Honored guests cut the ribbons on the opening ceremony of the 2012 Poland·China Tibetan Culture Week in Warsaw, capital of Poland, on Nov. 5, 2012. The 2012 Poland China Tibetan Culture Week opened here in Warsaw on Monday, aiming to give the Poles a glimpse of Tibet and its traditional culture. [Xinhua/Zhou Lei]
Gently, Lhakpa Tseten placed his right hand on a Thangka and ran his slender fingers over the surface of the painting of Guru Padmasambhava, the India-born master who introduced tantric Buddhism into Tibet, in the Palace of Culture and Science in central Warsaw.
"This painting is painted on silk, with organic pigments," he explained to his audience gathered for the 2012 Poland China Tibetan Culture Week that opened in Warsaw on November 5.
"Such paint is specially made. Its color would not fade or subdue even after hundreds of years," he said in English.
A professor of the Tibet University for over 25 years who specializes in Tibetan cultural protection and preservation, Lhakpa has been a leading member of the Tibetologist and artist delegation, which visited Madrid and Valencia in Spain in 2010.
This time, the delegation, led by Cui Yuying, deputy director of the Information Office of China's State Council, brought with them 46 Tibetan Thangka paintings, to offer the Poles a glimpse of the sophisticated form of art from the roof of the world.
"We want to use (the Poland China Tibetan Culture Week) as a means to showcase the Tibetan culture, (and) ... to establish contacts with the Polish people," Lhakpa said.
"We want to show them a real Tibet," he said.
Aside from the Thangka paintings, the culture week, which will last until Nov. 11, also features an exhibition of more than 200 photos taken by Chinese and foreign photographers, in addition to a series of seminars and discussions between Tibetologists and the locals.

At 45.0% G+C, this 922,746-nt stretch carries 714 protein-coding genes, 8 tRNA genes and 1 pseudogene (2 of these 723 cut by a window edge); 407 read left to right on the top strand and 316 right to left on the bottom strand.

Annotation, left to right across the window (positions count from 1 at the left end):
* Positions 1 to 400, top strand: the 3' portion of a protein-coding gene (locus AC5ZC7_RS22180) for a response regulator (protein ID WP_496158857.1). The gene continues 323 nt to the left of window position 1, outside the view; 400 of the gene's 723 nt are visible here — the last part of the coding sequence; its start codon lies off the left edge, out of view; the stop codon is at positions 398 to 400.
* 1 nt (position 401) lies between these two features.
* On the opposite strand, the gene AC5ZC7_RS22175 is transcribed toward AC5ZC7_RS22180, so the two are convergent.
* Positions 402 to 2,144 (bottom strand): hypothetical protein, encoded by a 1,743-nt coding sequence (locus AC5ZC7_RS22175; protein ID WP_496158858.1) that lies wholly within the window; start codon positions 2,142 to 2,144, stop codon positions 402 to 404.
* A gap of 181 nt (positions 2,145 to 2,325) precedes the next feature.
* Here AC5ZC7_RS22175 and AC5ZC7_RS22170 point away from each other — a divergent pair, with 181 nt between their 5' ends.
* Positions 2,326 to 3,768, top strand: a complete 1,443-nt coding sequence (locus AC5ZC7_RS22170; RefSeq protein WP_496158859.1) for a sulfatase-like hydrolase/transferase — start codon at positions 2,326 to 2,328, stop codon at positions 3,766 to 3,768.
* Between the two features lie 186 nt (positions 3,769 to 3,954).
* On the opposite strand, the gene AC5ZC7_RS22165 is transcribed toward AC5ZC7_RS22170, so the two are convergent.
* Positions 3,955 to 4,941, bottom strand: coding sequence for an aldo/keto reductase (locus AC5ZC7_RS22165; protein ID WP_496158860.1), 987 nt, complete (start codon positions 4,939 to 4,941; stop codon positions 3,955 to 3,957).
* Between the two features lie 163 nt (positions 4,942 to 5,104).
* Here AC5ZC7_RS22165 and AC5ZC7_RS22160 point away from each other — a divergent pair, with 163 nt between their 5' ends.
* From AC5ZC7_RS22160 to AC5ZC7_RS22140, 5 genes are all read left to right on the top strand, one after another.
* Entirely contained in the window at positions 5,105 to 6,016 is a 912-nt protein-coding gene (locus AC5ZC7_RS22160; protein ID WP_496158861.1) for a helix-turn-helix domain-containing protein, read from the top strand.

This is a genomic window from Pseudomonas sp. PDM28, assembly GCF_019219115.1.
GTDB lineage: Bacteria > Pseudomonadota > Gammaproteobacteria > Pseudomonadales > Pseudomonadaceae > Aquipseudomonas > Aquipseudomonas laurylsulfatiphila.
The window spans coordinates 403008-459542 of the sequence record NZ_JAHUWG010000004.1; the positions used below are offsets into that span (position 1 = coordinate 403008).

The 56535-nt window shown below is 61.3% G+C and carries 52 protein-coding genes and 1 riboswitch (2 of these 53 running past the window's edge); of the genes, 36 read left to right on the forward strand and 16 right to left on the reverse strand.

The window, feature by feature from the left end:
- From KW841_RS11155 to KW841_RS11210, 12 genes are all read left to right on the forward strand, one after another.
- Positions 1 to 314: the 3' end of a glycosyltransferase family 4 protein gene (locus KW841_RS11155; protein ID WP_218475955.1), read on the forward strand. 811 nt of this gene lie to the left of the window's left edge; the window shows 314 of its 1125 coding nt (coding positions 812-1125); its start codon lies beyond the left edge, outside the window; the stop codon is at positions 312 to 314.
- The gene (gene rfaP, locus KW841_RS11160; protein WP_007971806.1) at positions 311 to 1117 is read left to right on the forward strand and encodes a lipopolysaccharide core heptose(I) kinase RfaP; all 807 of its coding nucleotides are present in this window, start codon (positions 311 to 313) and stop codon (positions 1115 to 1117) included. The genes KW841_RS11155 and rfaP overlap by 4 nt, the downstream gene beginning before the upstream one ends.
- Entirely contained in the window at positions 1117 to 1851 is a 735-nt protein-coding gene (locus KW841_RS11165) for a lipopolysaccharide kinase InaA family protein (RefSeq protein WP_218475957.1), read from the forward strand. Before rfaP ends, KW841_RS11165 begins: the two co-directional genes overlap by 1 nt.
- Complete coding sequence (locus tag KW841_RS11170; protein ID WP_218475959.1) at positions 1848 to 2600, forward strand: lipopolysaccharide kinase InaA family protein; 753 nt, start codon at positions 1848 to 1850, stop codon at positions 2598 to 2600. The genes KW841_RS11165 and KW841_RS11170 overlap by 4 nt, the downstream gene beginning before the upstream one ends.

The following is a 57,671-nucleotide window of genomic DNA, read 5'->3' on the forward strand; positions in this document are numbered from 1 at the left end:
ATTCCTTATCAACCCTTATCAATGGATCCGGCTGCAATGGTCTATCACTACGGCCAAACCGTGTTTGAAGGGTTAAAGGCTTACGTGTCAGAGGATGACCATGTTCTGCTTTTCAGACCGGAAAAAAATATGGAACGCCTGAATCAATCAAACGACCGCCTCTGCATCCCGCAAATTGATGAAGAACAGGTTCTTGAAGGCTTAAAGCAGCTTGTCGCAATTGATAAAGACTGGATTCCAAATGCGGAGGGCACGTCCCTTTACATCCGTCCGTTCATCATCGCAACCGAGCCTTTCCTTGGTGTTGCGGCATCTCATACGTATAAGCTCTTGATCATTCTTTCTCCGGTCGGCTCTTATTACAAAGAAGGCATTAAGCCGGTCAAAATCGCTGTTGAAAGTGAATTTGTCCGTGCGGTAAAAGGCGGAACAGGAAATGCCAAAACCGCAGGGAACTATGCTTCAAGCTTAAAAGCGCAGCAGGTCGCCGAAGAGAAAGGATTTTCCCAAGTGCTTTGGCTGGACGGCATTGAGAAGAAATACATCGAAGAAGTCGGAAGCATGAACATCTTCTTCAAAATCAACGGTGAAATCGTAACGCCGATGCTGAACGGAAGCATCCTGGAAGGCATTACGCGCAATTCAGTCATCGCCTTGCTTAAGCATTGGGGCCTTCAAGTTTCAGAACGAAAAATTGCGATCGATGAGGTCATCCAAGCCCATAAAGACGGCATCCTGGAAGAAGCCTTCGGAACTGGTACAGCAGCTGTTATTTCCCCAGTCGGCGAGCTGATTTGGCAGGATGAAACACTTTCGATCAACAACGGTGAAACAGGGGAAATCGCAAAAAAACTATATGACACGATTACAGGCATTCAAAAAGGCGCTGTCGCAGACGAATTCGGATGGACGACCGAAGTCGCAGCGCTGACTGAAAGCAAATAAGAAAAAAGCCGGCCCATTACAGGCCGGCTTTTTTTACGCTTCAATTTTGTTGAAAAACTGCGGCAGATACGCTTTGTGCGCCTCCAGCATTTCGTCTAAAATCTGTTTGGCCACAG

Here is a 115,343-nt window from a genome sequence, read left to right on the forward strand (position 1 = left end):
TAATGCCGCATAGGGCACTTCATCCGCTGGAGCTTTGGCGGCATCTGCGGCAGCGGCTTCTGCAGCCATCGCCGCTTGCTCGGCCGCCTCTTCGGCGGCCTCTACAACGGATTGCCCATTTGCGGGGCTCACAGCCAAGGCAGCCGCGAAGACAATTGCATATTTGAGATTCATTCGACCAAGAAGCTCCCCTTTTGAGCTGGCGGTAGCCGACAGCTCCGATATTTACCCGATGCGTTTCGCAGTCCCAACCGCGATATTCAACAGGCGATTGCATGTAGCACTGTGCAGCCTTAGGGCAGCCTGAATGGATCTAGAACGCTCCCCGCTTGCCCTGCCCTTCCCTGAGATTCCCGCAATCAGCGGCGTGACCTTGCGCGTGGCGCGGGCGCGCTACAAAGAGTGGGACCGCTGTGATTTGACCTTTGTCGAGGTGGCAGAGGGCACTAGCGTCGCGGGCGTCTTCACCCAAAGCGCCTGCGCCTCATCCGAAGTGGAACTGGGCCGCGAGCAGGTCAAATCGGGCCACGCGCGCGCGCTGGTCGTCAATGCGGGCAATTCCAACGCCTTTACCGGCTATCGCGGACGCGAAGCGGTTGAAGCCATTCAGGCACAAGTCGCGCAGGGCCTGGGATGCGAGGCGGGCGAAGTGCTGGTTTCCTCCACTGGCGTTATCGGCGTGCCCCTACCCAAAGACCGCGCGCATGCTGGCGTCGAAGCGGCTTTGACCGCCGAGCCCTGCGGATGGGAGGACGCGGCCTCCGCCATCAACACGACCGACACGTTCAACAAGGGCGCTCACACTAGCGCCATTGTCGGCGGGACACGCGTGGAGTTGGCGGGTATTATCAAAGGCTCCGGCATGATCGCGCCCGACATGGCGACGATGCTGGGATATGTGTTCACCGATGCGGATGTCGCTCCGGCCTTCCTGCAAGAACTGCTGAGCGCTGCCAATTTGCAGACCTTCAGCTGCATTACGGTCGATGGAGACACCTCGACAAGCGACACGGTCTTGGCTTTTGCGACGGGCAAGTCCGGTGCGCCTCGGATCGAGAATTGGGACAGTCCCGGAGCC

More than 400 people visited the Thangka exhibition on Monday, right after the inauguration ceremony held in the Palace of Culture and Science.
"It (The culture week) is all very interesting. The event will allow the Polish people to know more about China," Krzysztof Szumski, former Polish embassador to China, told Xinhua. "It is an occasion to establish some more contacts between both sides."
Szumski, who worked in Beijing for four years from 2005 to 2009, admitted that Tibet and the region's traditional culture was not yet very well-recognized in Poland.
"There are many ... different and sometimes wrong views about the situation in Tibet," he said, "I think this exhibition ... gives the Polish people a more realistic view of Tibet."
Another key part of the week-long cultural event was a folk song and dance performance by more than 30 Tibetan artists.
While the female solo "The Tibetan Plateau" drew a standing ovation from the 2,000-strong audience who chanted "Bravo," it was the Polish folk song Kukuleczka performed by Tibetan artists that made the show truly unforgettable, with many joining the chorus, singing in Polish while clapping their hands.
"I am most impressed by their dance music," said 29-year-old Aleksandve Skibniewska. "Though I don't understand their language, I understand the art."
"Tibet is officially the first stop of my China tour," she added.